The Christian Gospel and Its Jewish Roots: A Redaction-Critical Study of Mark 2:21-22 in Context
Mali, Joseph F.
New York: Lang, 2009 pp. xiii + 189. $71.95
Studies in Biblical Literature, 131
Description: Against the tendency to interpret Scripture in ways that separate Christianity and Judaism, Joseph F. Mali, through a redaction-critical analysis of the two sayings on the ""new"" and the ""old"" (Mark 2:21-22), argues that Mark does not leave his readers with a complete break between Jesus and his Jewish heritage. Rather, the Evangelist opens a ray of hope that the gospel and its Jewish soil are ultimately reconcilable, not fatally antagonistic. His thorough and incisive study inform Mali's conclusion that standing at the literary center of the controversy series (Mark 2:1 - 3:6), the location of the two sayings on ""new"" and ""old"" (Mark 2:21-22) corresponds to their function of making a condensed statement for Mark, the Evangelist, of the meaning and impact of the whole conflict section.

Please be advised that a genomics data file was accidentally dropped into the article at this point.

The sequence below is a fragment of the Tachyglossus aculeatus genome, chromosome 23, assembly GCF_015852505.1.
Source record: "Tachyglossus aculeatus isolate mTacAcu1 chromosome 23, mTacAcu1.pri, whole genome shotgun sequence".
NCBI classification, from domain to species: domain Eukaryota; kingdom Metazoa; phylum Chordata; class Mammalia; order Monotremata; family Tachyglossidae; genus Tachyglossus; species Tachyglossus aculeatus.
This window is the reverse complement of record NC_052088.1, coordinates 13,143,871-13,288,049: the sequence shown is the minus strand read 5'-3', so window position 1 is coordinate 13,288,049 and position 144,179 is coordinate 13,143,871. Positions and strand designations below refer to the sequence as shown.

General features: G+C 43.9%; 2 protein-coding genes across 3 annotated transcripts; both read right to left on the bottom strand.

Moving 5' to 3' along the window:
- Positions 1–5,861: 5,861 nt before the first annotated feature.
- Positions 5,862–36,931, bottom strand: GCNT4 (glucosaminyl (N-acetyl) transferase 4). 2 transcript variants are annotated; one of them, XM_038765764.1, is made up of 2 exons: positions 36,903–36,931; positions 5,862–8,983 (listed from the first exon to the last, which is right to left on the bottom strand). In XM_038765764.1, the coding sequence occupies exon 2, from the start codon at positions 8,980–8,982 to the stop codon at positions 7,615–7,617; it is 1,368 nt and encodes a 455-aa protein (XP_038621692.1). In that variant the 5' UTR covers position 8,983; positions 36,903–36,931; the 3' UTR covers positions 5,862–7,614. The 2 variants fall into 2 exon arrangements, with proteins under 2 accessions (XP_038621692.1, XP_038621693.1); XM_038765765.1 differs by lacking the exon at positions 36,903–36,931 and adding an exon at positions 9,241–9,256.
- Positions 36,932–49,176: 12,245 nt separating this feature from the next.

Subjects: Bible, New Testament, Synoptic Gospels, Mark, Literature
Review by Tom Shepherd
Citation: Tom Shepherd, review of Joseph F. Mali, The Christian Gospel and Its Jewish Roots: A Redaction-Critical Study of Mark 2:21-22 in Context, Review of Biblical Literature [http://www.bookreviews.org] (2011).
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